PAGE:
First, you have to separate warranted from unwarranted hurt. If someone entrusted with selling other people’s merchandise shorted the sales figures, then calling them on it will hurt them, not just emotionally but in their business reputation. A code which prohibits humiliating and embarrassing people would prohibit making their actions public, and thus leave the victim with less recourse. This is a real-life example, by the way; I publicly called the perpetrator out on this, and one person verbally attacked me for it. By the “humiliation is harassment” standard, the cheat was the victim, I was the harasser, and the person cheated was expected to stay quiet. (This was over 10 years ago; I’m not bringing out any names now.)

If a convention policy just concerns itself with whether someone feels hurt, then people are prohibited from telling painful truths. If it gets into whether they deserve it or not, then the concom has to become the judge of complicated debates.

Another problem with basing a policy on people’s emotional pain is that it encourages playing the victim. The person who’s strong enough not to feel hurt — or stubborn enough not to show it — has no case to make. The person who’s offended by everything can use that as a weapon. It’s to your advantage to be hurt, or at least to look that way.

The people I was talking with stressed the cases where any reasonable person would agree the speaker was a complete jerk. As the ones running the con, they wouldn’t apply a policy in a way that let people play the victim. I’m sure they don’t intend to. But the problem is that once you set a policy, you have to stick by it or look bad. With weapon policies, you can’t just ban weapons for the people who are too stupid to handle them safely; you have to apply the same policy to everyone. The same will be true with speech policies. You can’t just apply them to the jerks and let your friends speak freely.

The problem isn’t just that people inevitably play favorites; it’s that you can’t know what’s really going on in people’s heads. You can’t base an objective policy on people’s feelings. Even if you’re completely impartial and unbiased, you just don’t have access to the knowledge you need.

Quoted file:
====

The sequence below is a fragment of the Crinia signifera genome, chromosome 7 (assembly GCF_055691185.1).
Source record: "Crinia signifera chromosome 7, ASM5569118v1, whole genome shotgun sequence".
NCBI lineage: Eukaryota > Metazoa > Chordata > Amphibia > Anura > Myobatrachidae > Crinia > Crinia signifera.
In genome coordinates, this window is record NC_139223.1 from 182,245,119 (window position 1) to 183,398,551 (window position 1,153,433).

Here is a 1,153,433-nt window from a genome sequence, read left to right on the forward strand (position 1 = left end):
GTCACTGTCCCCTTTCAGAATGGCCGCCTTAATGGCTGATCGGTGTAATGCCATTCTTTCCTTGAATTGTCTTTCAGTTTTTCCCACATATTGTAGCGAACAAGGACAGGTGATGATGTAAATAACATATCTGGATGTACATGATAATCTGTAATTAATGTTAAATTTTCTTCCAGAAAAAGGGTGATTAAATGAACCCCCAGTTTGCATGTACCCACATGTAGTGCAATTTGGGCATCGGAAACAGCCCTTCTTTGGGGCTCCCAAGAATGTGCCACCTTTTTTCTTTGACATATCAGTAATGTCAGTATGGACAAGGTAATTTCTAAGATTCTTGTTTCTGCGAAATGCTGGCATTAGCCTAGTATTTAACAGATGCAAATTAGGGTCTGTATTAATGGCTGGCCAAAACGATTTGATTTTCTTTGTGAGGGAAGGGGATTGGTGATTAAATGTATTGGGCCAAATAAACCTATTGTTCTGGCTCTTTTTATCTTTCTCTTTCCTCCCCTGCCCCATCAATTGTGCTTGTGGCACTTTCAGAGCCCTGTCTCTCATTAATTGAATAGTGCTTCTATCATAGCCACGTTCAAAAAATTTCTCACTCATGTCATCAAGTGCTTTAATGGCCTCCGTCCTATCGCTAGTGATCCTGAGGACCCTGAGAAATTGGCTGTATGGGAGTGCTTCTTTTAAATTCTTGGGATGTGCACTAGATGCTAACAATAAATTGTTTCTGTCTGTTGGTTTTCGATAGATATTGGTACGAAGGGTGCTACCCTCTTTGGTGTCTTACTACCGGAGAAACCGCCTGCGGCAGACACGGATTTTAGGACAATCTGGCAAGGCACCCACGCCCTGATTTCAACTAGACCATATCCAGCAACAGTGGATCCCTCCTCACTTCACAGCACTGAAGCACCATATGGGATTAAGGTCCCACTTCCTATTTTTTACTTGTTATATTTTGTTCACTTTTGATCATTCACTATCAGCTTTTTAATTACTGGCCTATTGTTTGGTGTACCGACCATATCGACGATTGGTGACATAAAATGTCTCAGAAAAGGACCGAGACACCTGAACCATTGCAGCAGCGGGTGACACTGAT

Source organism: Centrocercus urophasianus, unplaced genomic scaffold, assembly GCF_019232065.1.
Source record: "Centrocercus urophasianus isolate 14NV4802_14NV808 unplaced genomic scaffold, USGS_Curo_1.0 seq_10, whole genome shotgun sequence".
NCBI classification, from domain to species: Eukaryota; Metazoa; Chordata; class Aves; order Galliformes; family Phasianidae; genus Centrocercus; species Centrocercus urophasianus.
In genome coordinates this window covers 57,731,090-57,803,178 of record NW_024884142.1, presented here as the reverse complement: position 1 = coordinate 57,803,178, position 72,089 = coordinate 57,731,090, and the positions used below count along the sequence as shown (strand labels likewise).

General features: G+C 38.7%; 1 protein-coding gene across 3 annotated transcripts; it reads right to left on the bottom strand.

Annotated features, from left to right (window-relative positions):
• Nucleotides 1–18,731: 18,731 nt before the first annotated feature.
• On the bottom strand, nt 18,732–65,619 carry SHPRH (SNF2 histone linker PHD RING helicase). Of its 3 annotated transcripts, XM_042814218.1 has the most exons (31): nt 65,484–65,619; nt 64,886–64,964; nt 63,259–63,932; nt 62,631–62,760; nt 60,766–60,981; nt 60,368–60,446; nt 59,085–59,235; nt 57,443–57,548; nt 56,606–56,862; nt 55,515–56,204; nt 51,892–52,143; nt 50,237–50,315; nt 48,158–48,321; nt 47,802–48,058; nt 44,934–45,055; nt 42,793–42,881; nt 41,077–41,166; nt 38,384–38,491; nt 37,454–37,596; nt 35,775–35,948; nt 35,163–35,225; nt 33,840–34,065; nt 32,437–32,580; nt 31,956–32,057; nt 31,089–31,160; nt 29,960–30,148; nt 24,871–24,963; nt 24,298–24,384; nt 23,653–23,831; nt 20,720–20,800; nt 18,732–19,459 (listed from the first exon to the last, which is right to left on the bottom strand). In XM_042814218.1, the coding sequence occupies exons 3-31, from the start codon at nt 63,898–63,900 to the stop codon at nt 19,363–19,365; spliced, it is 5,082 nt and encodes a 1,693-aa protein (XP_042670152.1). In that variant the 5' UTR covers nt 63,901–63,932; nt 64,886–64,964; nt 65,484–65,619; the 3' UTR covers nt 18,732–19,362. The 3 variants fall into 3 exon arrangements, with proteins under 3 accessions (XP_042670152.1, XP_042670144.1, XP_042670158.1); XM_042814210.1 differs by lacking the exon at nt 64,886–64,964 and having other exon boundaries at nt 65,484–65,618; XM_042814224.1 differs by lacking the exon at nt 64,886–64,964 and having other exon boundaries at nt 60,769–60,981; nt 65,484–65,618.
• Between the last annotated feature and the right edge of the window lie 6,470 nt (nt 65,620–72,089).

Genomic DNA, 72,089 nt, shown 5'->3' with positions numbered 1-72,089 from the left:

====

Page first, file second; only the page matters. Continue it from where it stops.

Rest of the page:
This doesn’t mean you can’t do anything about the jerks; it means that you have to pick the right criteria. I tried to make this point in the conversation, not as clearly as I would have liked. Persistently trying to talk with or stay close to a person who doesn’t want it is certainly a legitimate basis for sanctions. So is being disruptive or physically intimidating.

Speech codes just aren’t necessary to what most fans legitimately want in order to feel safe. They’re a lazy solution, encouraged by the handful of people in fandom who really do want to suppress ideas they don’t like. We can do better than that at creating an environment that’s safe for all, including people with unpopular opinions.

“Agile” vs. agility

About two years ago, I wrote a post called The anti-Agile manifesto, which has been the most often accessed post on this blog since then. After experiencing enough Agile to make me quit a job, I still stand by it; “Agile” is a senseless set of rituals that is supposed to magically cause productivity. Still, there are a few good ideas behind it that, better expressed, would be worth salvaging. This year Dave Thomas, one of the authors of the Agile Manifesto posted a new article, “Agile Is Dead (Long Live Agility),” which brings out the gulf between the authors’ original aim and what “Agile” has become.

The Agile Manifesto was badly written and caused the problems that followed. But the idea which made “Agile” appeal to people was the one of responding rapidly to change and keeping development iterations short. This, not stand-up meetings, “stories” that must fit prescribed formulas, walls full of Post-It notes, Fibonacci number cards, doing without documentation, and high-priced “scrum masters” to bring in when none of those things work, is what’s worth aiming for. I like Thomas’s distinction between “agility” as a way of doing things and “Agile” as a senseless noun.

I’ve found myself arguing lately for better responsiveness to changing software requirements, for improved communication among developers and feedback loops with stakeholders. If this were what Agile meant, I’d be all for it. Call it “agility” or “effective communication” or “feedback management” or whatever you like. Following a set of rituals doesn’t improve productivity, but a commitment to these improvements can.